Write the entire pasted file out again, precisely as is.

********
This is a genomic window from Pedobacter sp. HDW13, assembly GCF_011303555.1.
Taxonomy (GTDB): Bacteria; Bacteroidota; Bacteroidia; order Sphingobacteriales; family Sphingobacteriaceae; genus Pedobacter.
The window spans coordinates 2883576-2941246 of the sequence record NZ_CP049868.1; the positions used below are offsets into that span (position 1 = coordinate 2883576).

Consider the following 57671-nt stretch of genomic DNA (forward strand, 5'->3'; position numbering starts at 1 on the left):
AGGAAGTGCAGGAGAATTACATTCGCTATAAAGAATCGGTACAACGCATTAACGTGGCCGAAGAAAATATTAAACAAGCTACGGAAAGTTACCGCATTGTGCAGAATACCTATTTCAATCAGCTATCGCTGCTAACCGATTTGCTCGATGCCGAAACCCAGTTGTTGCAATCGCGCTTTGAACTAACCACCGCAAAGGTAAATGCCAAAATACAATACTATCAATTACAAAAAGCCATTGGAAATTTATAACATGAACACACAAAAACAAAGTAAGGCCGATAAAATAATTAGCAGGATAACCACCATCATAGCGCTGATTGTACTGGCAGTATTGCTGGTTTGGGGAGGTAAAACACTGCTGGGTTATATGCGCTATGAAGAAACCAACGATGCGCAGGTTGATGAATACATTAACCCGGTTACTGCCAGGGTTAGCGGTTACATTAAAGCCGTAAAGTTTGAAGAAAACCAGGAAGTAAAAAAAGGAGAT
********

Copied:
This is a genomic window from Pedobacter sp. HDW13, assembly GCF_011303555.1.
Taxonomy (GTDB): Bacteria; Bacteroidota; Bacteroidia; order Sphingobacteriales; family Sphingobacteriaceae; genus Pedobacter.
The window spans coordinates 2883576-2941246 of the sequence record NZ_CP049868.1; the positions used below are offsets into that span (position 1 = coordinate 2883576).

Consider the following 57671-nt stretch of genomic DNA (forward strand, 5'->3'; position numbering starts at 1 on the left):
AGGAAGTGCAGGAGAATTACATTCGCTATAAAGAATCGGTACAACGCATTAACGTGGCCGAAGAAAATATTAAACAAGCTACGGAAAGTTACCGCATTGTGCAGAATACCTATTTCAATCAGCTATCGCTGCTAACCGATTTGCTCGATGCCGAAACCCAGTTGTTGCAATCGCGCTTTGAACTAACCACCGCAAAGGTAAATGCCAAAATACAATACTATCAATTACAAAAAGCCATTGGAAATTTATAACATGAACACACAAAAACAAAGTAAGGCCGATAAAATAATTAGCAGGATAACCACCATCATAGCGCTGATTGTACTGGCAGTATTGCTGGTTTGGGGAGGTAAAACACTGCTGGGTTATATGCGCTATGAAGAAACCAACGATGCGCAGGTTGATGAATACATTAACCCGGTTACTGCCAGGGTTAGCGGTTACATTAAAGCCGTAAAGTTTGAAGAAAACCAGGAAGTAAAAAAAGGAGAT